1.  No, cake specifically targets the fat cells of the human body, especially those around the stomach, buttocks, and thighs.  It is insidiously packaged in delicious varieties such as chocolate, vanilla, lemon, and in an especially sneaky form emerging from the American South, Red Velvet. 

        Cake is so addictive that eating just one high-grade slice of cake can lead to the urge to eat the entire cake, leading to feelings of bloatedness and sleepiness.

        Lately, cake dealers have been targeting children in a new campaign by increasing their supply of  miniature cakes, known as “cupcakes” (or “fairy cakes” in the UK).  This especially harmful form of cake has a higher frosting-to-dough ratio, making  them even more addictive than the full-sized item.  Also, as a standard “hit” is generally one cake, truly addicted users may lose track of how many cupcakes they have eaten.  Additionally, as vendors of cupcakes can carry many different varieties (or “flavors” in street parlance), a user may be tempted to try all the varieties available, leading to cake OD faster than if presented with a single-variety whole cake.

        Stop this menace now, just say NO to cake!

  3. Unfortunately, all of these adverse reactions where also attributed to marijuana by idiot drug warriors and are now objects of camp humour.  So the reaction of those at risk will be “Of course the government says that it will turn you into a homicidal maniac: they say that about *every* drug whose manufacturer doesn’t make large campaign contributions.”  There’s probably a lot of QA differences in any underground drug too so maybe the  Louisiana problems don’t appear elsewhere.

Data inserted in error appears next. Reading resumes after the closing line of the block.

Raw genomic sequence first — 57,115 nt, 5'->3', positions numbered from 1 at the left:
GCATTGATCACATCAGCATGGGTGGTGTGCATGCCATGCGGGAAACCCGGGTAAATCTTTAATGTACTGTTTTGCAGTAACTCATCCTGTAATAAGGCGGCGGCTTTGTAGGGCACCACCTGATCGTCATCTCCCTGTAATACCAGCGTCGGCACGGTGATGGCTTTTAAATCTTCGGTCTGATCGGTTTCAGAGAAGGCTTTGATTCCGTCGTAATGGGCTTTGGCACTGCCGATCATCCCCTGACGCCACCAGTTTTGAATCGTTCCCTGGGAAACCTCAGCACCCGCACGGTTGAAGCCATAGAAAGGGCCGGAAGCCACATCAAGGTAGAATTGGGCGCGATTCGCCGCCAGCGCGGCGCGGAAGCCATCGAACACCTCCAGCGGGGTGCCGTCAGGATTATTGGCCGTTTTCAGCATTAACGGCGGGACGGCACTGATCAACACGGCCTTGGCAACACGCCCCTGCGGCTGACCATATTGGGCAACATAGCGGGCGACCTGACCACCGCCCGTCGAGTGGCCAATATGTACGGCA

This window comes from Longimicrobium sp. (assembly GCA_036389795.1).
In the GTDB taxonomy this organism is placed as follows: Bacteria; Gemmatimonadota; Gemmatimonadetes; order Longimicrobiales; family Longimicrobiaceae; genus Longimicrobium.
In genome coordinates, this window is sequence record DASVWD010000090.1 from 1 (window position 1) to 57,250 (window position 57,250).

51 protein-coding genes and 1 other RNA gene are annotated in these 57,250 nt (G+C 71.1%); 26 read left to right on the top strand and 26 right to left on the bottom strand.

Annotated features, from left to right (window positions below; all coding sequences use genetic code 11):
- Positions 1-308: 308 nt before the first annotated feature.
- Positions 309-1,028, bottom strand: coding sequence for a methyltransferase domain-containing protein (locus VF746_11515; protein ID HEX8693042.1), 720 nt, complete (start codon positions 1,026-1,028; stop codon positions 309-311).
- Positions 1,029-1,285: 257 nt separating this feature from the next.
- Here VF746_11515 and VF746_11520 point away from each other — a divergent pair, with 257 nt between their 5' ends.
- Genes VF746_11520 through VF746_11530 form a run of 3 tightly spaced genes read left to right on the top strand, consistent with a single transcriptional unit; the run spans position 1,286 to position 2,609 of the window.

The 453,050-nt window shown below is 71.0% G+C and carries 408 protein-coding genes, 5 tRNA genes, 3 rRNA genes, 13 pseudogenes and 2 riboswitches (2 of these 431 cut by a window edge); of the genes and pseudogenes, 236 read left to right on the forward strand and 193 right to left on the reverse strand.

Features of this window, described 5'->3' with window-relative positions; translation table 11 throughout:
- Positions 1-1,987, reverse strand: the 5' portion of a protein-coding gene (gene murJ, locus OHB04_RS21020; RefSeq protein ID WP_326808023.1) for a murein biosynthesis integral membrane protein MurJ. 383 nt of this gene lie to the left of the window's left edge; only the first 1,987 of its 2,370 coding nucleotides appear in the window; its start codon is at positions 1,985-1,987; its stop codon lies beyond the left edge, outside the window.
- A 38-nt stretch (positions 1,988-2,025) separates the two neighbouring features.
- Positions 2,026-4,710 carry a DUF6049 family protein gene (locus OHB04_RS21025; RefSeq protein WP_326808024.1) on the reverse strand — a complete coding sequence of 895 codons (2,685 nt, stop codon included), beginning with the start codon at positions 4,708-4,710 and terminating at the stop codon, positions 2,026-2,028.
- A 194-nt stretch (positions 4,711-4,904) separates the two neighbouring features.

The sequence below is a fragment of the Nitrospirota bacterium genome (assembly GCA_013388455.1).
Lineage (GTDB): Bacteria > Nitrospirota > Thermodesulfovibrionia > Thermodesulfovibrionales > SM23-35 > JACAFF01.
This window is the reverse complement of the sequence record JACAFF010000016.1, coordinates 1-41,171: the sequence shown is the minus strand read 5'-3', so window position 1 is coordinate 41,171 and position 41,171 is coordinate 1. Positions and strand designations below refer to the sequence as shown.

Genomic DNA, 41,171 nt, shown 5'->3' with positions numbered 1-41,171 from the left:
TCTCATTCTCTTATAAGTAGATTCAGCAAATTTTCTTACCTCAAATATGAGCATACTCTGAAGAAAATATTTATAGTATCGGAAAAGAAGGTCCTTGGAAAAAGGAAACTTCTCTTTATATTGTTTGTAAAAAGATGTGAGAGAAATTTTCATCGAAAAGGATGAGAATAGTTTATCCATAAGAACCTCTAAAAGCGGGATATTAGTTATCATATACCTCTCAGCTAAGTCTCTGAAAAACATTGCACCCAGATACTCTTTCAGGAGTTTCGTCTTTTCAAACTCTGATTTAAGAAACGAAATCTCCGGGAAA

1. I agree that thsis a big problem. In the UK we have some kind of group called FRANK, some government scheme no doubt.

      Their primary purpose seems to be to exaggerate the risks and effects of cannabis to the extent that anyone with any experience of the drug immediately knows that they’re lying out of their ass. BAM, there’s a whole new group of teens that don’t trust drug advice.

      The thing is, there are dangerous drugs, but if groups like this insist on making shit up about drugs that aren’t harmful then they’re basically just crying wolf.

      1.  Yep, I’ve had serious debates about the more potent hallucinogens with friends of mine, arguing that even if things like pot and MDMA were legalized, certain things, like peyote, should be regulated as medicine instead of treated as a ‘fun way to blow off a night’.

        In the right situation, with the right guide, peyote is a powerful medicine. Without that guide, it can really mess you up, and a sane drug policy would make sure we had centers and licensing for peyote therapists, making sure it’s safe and the people using it are cared for.

        But instead, we have a banhammer, and we keep using it, instead of making a distinction between intoxicants, way-powerful but safe with supervision, and ‘stupid as hell, don’t touch it or you’ll do damage to yourself’…

      2. That’s like the DARE program in America, which I went through at two different middle schools in my youth. The points that I recall most were the scare-mongering remarks from the DARE officer like: “Some people die the first time they try cocaine!” “Marijuana has made people so paranoid that they jump out of windows to their deaths!” Of course there was no citation of when these events occurred, under what circumstances, and the statistics on how frequently these events happen.